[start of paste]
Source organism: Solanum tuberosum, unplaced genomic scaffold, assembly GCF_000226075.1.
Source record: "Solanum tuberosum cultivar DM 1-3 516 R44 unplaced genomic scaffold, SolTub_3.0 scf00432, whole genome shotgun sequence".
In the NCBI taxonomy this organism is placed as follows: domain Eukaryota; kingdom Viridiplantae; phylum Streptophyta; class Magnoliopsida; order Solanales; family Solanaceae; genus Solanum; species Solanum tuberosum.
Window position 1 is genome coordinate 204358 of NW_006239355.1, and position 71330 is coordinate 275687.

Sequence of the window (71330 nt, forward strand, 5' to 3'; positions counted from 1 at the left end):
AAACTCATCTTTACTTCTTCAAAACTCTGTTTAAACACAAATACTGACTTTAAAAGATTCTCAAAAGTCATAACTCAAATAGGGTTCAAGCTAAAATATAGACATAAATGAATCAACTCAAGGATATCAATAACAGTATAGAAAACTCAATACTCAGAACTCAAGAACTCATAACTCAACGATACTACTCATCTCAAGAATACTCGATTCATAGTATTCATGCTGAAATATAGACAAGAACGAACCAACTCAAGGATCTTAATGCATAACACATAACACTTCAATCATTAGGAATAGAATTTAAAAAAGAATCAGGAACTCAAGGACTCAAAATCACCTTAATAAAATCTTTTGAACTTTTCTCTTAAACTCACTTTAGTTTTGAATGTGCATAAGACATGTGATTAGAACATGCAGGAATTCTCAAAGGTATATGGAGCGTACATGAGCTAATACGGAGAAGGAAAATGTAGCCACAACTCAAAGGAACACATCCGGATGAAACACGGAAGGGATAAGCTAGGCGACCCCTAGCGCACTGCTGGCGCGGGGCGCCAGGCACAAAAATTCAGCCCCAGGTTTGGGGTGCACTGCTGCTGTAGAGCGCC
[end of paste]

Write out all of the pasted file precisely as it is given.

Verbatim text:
Source organism: Solanum tuberosum, unplaced genomic scaffold, assembly GCF_000226075.1.
Source record: "Solanum tuberosum cultivar DM 1-3 516 R44 unplaced genomic scaffold, SolTub_3.0 scf00432, whole genome shotgun sequence".
In the NCBI taxonomy this organism is placed as follows: domain Eukaryota; kingdom Viridiplantae; phylum Streptophyta; class Magnoliopsida; order Solanales; family Solanaceae; genus Solanum; species Solanum tuberosum.
Window position 1 is genome coordinate 204358 of NW_006239355.1, and position 71330 is coordinate 275687.

Sequence of the window (71330 nt, forward strand, 5' to 3'; positions counted from 1 at the left end):
AAACTCATCTTTACTTCTTCAAAACTCTGTTTAAACACAAATACTGACTTTAAAAGATTCTCAAAAGTCATAACTCAAATAGGGTTCAAGCTAAAATATAGACATAAATGAATCAACTCAAGGATATCAATAACAGTATAGAAAACTCAATACTCAGAACTCAAGAACTCATAACTCAACGATACTACTCATCTCAAGAATACTCGATTCATAGTATTCATGCTGAAATATAGACAAGAACGAACCAACTCAAGGATCTTAATGCATAACACATAACACTTCAATCATTAGGAATAGAATTTAAAAAAGAATCAGGAACTCAAGGACTCAAAATCACCTTAATAAAATCTTTTGAACTTTTCTCTTAAACTCACTTTAGTTTTGAATGTGCATAAGACATGTGATTAGAACATGCAGGAATTCTCAAAGGTATATGGAGCGTACATGAGCTAATACGGAGAAGGAAAATGTAGCCACAACTCAAAGGAACACATCCGGATGAAACACGGAAGGGATAAGCTAGGCGACCCCTAGCGCACTGCTGGCGCGGGGCGCCAGGCACAAAAATTCAGCCCCAGGTTTGGGGTGCACTGCTGCTGTAGAGCGCC